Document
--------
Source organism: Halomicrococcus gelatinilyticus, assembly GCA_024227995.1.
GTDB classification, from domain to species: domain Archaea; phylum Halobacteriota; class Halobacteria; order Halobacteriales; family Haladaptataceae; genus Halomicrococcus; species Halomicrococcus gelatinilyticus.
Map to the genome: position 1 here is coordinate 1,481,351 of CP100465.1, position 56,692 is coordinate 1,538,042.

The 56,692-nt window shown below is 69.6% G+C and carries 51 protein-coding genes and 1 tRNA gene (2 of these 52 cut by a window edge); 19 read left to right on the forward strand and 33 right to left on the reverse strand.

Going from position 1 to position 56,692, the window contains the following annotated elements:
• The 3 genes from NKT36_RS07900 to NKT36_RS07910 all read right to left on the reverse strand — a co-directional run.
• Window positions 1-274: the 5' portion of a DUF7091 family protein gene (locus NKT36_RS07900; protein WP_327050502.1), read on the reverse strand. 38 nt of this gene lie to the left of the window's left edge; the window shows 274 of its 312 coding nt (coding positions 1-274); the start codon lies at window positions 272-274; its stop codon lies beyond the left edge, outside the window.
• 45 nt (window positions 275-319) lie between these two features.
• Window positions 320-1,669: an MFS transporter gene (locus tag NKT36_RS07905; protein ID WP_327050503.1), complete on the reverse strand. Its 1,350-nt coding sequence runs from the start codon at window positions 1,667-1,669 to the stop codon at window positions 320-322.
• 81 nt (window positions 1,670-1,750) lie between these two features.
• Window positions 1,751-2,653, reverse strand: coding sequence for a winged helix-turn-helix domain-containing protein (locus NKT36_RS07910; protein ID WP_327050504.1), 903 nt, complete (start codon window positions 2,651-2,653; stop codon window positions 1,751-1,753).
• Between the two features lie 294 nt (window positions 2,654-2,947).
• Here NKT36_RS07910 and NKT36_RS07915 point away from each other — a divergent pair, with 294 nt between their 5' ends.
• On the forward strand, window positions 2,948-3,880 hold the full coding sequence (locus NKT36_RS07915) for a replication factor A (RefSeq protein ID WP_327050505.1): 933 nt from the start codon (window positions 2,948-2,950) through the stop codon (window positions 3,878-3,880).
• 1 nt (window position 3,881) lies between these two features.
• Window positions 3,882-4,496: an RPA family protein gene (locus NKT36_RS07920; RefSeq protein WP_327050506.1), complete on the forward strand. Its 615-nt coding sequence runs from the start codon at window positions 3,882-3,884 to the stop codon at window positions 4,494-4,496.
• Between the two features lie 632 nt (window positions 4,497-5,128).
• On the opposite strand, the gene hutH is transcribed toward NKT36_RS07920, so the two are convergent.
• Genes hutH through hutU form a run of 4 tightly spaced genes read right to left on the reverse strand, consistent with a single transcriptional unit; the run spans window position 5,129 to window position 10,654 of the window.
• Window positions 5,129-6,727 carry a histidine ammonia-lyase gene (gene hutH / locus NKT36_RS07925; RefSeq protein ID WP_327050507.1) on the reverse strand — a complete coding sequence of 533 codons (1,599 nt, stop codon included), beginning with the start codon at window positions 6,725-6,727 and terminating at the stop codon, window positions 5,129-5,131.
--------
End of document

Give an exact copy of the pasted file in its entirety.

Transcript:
Source organism: Halomicrococcus gelatinilyticus, assembly GCA_024227995.1.
GTDB classification, from domain to species: domain Archaea; phylum Halobacteriota; class Halobacteria; order Halobacteriales; family Haladaptataceae; genus Halomicrococcus; species Halomicrococcus gelatinilyticus.
Map to the genome: position 1 here is coordinate 1,481,351 of CP100465.1, position 56,692 is coordinate 1,538,042.

The 56,692-nt window shown below is 69.6% G+C and carries 51 protein-coding genes and 1 tRNA gene (2 of these 52 cut by a window edge); 19 read left to right on the forward strand and 33 right to left on the reverse strand.

Going from position 1 to position 56,692, the window contains the following annotated elements:
• The 3 genes from NKT36_RS07900 to NKT36_RS07910 all read right to left on the reverse strand — a co-directional run.
• Window positions 1-274: the 5' portion of a DUF7091 family protein gene (locus NKT36_RS07900; protein WP_327050502.1), read on the reverse strand. 38 nt of this gene lie to the left of the window's left edge; the window shows 274 of its 312 coding nt (coding positions 1-274); the start codon lies at window positions 272-274; its stop codon lies beyond the left edge, outside the window.
• 45 nt (window positions 275-319) lie between these two features.
• Window positions 320-1,669: an MFS transporter gene (locus tag NKT36_RS07905; protein ID WP_327050503.1), complete on the reverse strand. Its 1,350-nt coding sequence runs from the start codon at window positions 1,667-1,669 to the stop codon at window positions 320-322.
• 81 nt (window positions 1,670-1,750) lie between these two features.
• Window positions 1,751-2,653, reverse strand: coding sequence for a winged helix-turn-helix domain-containing protein (locus NKT36_RS07910; protein ID WP_327050504.1), 903 nt, complete (start codon window positions 2,651-2,653; stop codon window positions 1,751-1,753).
• Between the two features lie 294 nt (window positions 2,654-2,947).
• Here NKT36_RS07910 and NKT36_RS07915 point away from each other — a divergent pair, with 294 nt between their 5' ends.
• On the forward strand, window positions 2,948-3,880 hold the full coding sequence (locus NKT36_RS07915) for a replication factor A (RefSeq protein ID WP_327050505.1): 933 nt from the start codon (window positions 2,948-2,950) through the stop codon (window positions 3,878-3,880).
• 1 nt (window position 3,881) lies between these two features.
• Window positions 3,882-4,496: an RPA family protein gene (locus NKT36_RS07920; RefSeq protein WP_327050506.1), complete on the forward strand. Its 615-nt coding sequence runs from the start codon at window positions 3,882-3,884 to the stop codon at window positions 4,494-4,496.
• Between the two features lie 632 nt (window positions 4,497-5,128).
• On the opposite strand, the gene hutH is transcribed toward NKT36_RS07920, so the two are convergent.
• Genes hutH through hutU form a run of 4 tightly spaced genes read right to left on the reverse strand, consistent with a single transcriptional unit; the run spans window position 5,129 to window position 10,654 of the window.
• Window positions 5,129-6,727 carry a histidine ammonia-lyase gene (gene hutH / locus NKT36_RS07925; RefSeq protein ID WP_327050507.1) on the reverse strand — a complete coding sequence of 533 codons (1,599 nt, stop codon included), beginning with the start codon at window positions 6,725-6,727 and terminating at the stop codon, window positions 5,129-5,131.